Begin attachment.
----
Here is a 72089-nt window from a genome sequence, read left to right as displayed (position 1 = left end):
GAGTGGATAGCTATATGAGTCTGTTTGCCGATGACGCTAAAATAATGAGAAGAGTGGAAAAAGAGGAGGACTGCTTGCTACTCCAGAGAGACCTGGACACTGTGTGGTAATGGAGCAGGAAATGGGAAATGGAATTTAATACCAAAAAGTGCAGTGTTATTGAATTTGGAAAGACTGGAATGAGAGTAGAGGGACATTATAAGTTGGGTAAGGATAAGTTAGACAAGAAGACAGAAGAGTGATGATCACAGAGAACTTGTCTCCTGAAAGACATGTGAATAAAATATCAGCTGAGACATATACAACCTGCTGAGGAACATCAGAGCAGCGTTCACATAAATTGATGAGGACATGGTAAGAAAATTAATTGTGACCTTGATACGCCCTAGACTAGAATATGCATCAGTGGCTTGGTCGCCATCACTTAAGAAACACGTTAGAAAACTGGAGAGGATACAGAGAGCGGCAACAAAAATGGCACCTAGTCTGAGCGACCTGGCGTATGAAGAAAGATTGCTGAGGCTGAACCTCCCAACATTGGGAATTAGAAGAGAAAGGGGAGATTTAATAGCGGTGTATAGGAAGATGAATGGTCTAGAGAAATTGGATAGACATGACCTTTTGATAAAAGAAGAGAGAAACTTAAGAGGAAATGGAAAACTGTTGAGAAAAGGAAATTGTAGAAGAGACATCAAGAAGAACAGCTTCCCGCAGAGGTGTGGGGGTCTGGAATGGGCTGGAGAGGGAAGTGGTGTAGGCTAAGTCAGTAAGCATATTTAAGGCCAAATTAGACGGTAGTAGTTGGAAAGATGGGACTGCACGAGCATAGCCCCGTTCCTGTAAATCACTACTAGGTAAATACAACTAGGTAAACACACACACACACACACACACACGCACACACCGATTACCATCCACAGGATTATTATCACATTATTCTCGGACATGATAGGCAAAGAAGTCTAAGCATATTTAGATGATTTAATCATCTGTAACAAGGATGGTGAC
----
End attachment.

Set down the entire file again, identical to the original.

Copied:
Here is a 72089-nt window from a genome sequence, read left to right as displayed (position 1 = left end):
GAGTGGATAGCTATATGAGTCTGTTTGCCGATGACGCTAAAATAATGAGAAGAGTGGAAAAAGAGGAGGACTGCTTGCTACTCCAGAGAGACCTGGACACTGTGTGGTAATGGAGCAGGAAATGGGAAATGGAATTTAATACCAAAAAGTGCAGTGTTATTGAATTTGGAAAGACTGGAATGAGAGTAGAGGGACATTATAAGTTGGGTAAGGATAAGTTAGACAAGAAGACAGAAGAGTGATGATCACAGAGAACTTGTCTCCTGAAAGACATGTGAATAAAATATCAGCTGAGACATATACAACCTGCTGAGGAACATCAGAGCAGCGTTCACATAAATTGATGAGGACATGGTAAGAAAATTAATTGTGACCTTGATACGCCCTAGACTAGAATATGCATCAGTGGCTTGGTCGCCATCACTTAAGAAACACGTTAGAAAACTGGAGAGGATACAGAGAGCGGCAACAAAAATGGCACCTAGTCTGAGCGACCTGGCGTATGAAGAAAGATTGCTGAGGCTGAACCTCCCAACATTGGGAATTAGAAGAGAAAGGGGAGATTTAATAGCGGTGTATAGGAAGATGAATGGTCTAGAGAAATTGGATAGACATGACCTTTTGATAAAAGAAGAGAGAAACTTAAGAGGAAATGGAAAACTGTTGAGAAAAGGAAATTGTAGAAGAGACATCAAGAAGAACAGCTTCCCGCAGAGGTGTGGGGGTCTGGAATGGGCTGGAGAGGGAAGTGGTGTAGGCTAAGTCAGTAAGCATATTTAAGGCCAAATTAGACGGTAGTAGTTGGAAAGATGGGACTGCACGAGCATAGCCCCGTTCCTGTAAATCACTACTAGGTAAATACAACTAGGTAAACACACACACACACACACACACACGCACACACCGATTACCATCCACAGGATTATTATCACATTATTCTCGGACATGATAGGCAAAGAAGTCTAAGCATATTTAGATGATTTAATCATCTGTAACAAGGATGGTGAC